One of the first things Jean learned was that his accommodations were made up of one small hammock strung up below decks wherever room could be found. Provisions were dolled out according to how much you paid for the voyage. For 30 livres you got crew rations (watered down red wine and hard-tack). One hundred and fifty livres got you a place at the captain’s table and some better food. It is doubtful that Jean or his companions would sample any of the food at the captain’s table. Meals were eaten on deck unless cold and rain drove everyone between-decks.

The crew swept once a day, and animal droppings were thrown into the sea twice a day. Vinegar was used as a disinfectant when necessary but the high humidity and the concentration of people and livestock caused condensation on the walls and beams. Any water seeping into the hold became stagnant and just surviving these soupy conditions took a great deal of strength and fortitude. Transatlantic travel in the 17th century was not for the faint of heart or the weak.

About ten days into the voyage, Jean, Jacques and Francois were sitting on the deck eating yet another hard biscuit.

“What I wouldn’t give for some of my mother’s fine bread,” remarked Jean.

“And some cheese!” exclaimed Jacques. “You don’t have any of that cheese your mother gave you, do you Jean?”

“I only wish,” said Jean. “Even my mother’s stale bread could be soaked in some goat’s milk to make a tasty mash.  But the watered down stuff that passes for wine on board does nothing to improve these biscuits.”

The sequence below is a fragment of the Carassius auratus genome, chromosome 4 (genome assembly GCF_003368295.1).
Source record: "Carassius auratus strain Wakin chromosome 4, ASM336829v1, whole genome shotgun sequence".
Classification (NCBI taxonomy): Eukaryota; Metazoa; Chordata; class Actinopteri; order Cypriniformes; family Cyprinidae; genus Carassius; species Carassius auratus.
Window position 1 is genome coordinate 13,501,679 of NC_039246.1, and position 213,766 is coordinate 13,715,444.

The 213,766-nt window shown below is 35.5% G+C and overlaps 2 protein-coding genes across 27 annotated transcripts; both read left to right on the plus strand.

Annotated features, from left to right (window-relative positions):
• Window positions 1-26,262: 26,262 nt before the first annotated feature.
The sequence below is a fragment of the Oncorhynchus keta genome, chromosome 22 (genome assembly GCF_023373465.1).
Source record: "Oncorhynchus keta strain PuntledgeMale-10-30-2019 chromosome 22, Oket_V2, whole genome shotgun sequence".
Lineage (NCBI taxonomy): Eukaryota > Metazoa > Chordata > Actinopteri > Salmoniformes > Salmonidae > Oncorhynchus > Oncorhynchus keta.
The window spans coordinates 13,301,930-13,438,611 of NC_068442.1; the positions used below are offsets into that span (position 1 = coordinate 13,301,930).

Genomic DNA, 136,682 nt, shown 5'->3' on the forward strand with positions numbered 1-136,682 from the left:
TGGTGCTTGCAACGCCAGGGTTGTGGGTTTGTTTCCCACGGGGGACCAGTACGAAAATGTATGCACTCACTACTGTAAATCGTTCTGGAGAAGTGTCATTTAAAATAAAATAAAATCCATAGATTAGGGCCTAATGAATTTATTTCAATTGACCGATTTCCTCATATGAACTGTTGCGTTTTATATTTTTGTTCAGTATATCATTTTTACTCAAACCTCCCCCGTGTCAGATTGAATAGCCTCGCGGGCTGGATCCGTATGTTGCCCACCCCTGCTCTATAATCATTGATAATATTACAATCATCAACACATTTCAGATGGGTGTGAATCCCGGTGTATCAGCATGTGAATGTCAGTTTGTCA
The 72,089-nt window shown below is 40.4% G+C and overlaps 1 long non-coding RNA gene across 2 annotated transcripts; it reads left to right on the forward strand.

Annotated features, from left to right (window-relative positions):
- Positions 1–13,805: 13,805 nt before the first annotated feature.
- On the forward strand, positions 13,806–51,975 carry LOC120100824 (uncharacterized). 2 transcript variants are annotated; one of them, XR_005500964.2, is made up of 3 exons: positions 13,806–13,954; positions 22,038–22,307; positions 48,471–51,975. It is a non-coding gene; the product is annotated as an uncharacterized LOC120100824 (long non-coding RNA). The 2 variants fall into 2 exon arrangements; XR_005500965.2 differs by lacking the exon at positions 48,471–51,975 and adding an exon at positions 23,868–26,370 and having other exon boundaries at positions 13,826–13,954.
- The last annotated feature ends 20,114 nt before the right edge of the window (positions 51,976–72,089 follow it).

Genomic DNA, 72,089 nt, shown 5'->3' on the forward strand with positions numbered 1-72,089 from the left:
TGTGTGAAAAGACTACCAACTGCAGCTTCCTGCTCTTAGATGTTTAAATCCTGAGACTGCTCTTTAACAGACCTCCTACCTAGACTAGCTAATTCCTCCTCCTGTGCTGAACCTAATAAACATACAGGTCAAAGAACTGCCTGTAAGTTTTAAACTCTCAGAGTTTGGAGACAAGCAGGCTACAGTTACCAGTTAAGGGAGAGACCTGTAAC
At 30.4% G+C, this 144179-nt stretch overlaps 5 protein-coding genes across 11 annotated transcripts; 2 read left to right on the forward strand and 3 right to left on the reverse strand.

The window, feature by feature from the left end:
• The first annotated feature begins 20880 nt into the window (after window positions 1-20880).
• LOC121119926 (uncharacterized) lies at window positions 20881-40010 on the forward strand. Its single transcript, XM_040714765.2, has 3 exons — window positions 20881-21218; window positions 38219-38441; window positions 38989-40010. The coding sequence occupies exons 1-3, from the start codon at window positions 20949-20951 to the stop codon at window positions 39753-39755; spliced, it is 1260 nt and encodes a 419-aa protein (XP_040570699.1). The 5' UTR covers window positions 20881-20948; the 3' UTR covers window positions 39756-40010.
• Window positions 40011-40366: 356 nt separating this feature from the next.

Jacques piped in, “There was a boulangerie near the quay that I visited one day while waiting for the Dauphin to be made ready to sail. They made a lot of the hard-tack for the ships in the port. One of the boulangers told me that these things are made almost entirely of wheat and bran and they bake them at least a month before bringing them to ships. They were stale before they even came onboard. I helped one of the sailors who was struggling with a sack of these biscuits. It must have weighed 60 pounds!”

“Well,” remarked Jean.  “Maybe we will get lucky and during the next storm, one of the pigs will come loose from its leash, crash into the side of the ship and die. I bet the cook can do wonderful things with a piece of fresh pork. It would be worth getting sick just to get an egg!”

“Ha!” replied Francois. “For the Captain’s table, maybe, but not for us. We are stuck with two of these sea biscuits and barely two cups of wine each day. There will be nothing left of us if and when we reach Nouveau France.”

During good weather, Jean spent most of his time on deck, which provided a much healthier environment than the conditions below deck where all manner of disease and infection ran rampant and where space was shared with horses, pigs, cows, and other livestock also making the trip to the new world.  If you got sick, your rations improved a bit, allowing for eggs (if they were available), fresh meat, rice, butter, plums, and sugar. Vitamin deficiencies were common.

And these sailing conditions could last anywhere from 35 days to 4 months depending on the winds, the tides, and the weather. If you were strong, and a bit lucky, you were rewarded, eventually, with the site of the Grand Banks of Newfoundland – a sign that your journey was nearing its end.

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My comments: